October 14, 2010
Audi A8 Sedan
BMW Z4 Roadster
Mitsubishi Lancer Evolution X
Range Rover Sport
As the sale of luxury cars in Europe, Japan and the US slow down, consumers in India are paying out a small fortune to take the key from the salesman and drive away the car of their dreams. Since the global economic collapse, the car industry has remained erratic, dipping and peaking retrospectively.
Only a decade earlier anyone driving a Mercedes-Benz in India was considered to be amongst the motoring elite – a bunch of well-heeled and resented individuals who were few and far between. Today the picture is radically different, with Land Rover, Jaguar, BMW and Mercedes now feverishly competing in a thriving market that is being lapped up by disposed consumers.
What are the reasons behind the consistent surge in India to be seen driving a car regarded as the height of extravagance?
Unlike many other nations still paralyzed by a fragile economy forcing its citizens into an undesirable state of frugality, India is experiencing robust economic growth and luxury car makers are consequently reaping the benefits.
Experts emphasize that the reasons behind the significant growth in India’s luxury car industry is because of an increasing per capita income. According to Mr Sahil Kedia, an auto analyst from Enam Securities:
“The burgeoning population of upper and upper middle classes with disposable incomes drive the luxury car segment.”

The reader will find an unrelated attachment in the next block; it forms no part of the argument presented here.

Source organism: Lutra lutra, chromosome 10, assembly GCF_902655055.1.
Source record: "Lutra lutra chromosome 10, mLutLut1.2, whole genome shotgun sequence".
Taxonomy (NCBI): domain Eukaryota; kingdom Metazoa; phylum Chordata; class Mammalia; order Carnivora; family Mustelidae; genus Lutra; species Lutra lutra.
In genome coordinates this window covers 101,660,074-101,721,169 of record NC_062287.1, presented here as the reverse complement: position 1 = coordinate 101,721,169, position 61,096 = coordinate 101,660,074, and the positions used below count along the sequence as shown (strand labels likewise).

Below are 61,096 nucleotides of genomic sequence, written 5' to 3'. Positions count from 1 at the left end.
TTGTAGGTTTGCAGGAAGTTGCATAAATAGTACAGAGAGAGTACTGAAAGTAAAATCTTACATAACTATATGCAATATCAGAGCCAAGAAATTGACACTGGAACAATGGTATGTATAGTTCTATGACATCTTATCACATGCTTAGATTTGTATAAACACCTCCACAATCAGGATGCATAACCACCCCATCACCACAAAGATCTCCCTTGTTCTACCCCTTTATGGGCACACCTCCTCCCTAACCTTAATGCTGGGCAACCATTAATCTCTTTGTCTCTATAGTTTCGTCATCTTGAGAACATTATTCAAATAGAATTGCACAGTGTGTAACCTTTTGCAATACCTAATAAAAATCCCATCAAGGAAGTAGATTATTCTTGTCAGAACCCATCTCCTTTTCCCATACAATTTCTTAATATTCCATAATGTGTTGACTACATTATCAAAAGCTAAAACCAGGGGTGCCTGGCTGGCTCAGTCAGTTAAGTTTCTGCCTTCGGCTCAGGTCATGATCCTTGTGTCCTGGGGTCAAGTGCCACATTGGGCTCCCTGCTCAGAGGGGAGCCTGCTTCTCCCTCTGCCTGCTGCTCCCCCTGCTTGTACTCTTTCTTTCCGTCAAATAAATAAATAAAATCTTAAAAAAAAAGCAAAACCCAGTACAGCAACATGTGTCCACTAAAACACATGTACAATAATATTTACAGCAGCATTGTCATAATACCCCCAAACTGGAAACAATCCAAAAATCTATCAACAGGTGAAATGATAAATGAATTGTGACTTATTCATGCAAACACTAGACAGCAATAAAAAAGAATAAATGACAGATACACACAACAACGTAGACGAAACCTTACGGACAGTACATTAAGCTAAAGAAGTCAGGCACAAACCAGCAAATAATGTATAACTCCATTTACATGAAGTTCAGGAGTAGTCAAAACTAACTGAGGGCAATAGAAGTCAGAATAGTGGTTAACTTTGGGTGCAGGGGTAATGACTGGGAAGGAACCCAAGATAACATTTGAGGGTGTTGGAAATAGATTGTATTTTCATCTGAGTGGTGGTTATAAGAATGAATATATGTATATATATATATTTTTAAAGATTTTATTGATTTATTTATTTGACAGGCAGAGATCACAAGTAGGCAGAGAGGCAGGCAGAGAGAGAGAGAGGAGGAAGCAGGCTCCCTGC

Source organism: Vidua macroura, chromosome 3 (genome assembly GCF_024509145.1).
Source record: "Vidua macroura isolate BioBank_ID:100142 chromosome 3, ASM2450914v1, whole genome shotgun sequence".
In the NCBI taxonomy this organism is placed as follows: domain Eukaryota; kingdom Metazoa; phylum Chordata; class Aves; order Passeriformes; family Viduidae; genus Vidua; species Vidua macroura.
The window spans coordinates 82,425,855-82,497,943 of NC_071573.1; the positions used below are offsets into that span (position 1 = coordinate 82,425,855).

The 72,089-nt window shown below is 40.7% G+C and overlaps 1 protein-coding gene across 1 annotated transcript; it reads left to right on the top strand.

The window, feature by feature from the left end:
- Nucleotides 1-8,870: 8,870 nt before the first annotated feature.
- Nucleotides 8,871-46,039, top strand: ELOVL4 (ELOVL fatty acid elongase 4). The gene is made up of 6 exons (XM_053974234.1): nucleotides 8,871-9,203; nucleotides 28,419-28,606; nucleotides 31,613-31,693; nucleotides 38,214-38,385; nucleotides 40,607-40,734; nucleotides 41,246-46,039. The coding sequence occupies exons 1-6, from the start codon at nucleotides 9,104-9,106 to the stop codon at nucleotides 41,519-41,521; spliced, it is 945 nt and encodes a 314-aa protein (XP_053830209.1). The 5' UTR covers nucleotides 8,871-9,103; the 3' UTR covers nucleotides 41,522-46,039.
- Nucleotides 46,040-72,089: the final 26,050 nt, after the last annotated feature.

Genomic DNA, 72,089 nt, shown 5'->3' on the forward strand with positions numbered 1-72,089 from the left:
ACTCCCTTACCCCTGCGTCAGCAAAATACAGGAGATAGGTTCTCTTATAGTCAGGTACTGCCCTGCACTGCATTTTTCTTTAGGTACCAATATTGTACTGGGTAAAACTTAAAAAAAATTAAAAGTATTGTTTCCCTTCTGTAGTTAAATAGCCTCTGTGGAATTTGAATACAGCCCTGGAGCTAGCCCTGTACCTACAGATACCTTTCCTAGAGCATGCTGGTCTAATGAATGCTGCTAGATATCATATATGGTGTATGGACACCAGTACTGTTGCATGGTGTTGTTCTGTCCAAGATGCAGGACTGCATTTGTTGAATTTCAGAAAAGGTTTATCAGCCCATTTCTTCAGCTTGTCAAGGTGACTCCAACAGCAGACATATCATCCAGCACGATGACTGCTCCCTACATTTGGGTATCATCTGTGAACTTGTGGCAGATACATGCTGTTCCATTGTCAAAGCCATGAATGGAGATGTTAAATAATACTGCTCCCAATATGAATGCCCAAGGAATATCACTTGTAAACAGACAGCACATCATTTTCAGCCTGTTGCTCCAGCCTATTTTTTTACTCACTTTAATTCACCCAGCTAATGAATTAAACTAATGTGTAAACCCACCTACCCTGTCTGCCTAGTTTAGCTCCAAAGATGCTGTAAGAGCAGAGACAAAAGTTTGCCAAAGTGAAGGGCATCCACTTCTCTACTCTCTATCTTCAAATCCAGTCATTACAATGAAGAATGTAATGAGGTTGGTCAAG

Car manufacturers are recognizing the escalation of disposable incomes in India and are acting accordingly by launching new models, giving enthusiastic consumers increasingly greater choice. At the end of 2010 the eagerly awaited luxury Toyota Etios will be available in India and not wanting its Japanese rivals to soak up the profits alone, Audi has announced its A8 luxury sedan will hit the Indian market before the year is over. Whilst Mitsubishi is setting its sights high in India by launching the Lancer Evolution X into its Indian showrooms.
Although a study carried out by an independent research company has predicted that the luxury car sector in India will increase threefold by 2015, whenever there is a boom it is usually followed by a bust, and judging by India’s shaky start to hosting the Commonwealth Games, we marvel whether a robust economy will be sustainable in India, and whether the gleaming Chevy Cruze’s seen cruising down the road will be quickly surpassed for India’s Tata Nano, which with a price tag of just £1,300 is the world’s cheapest car.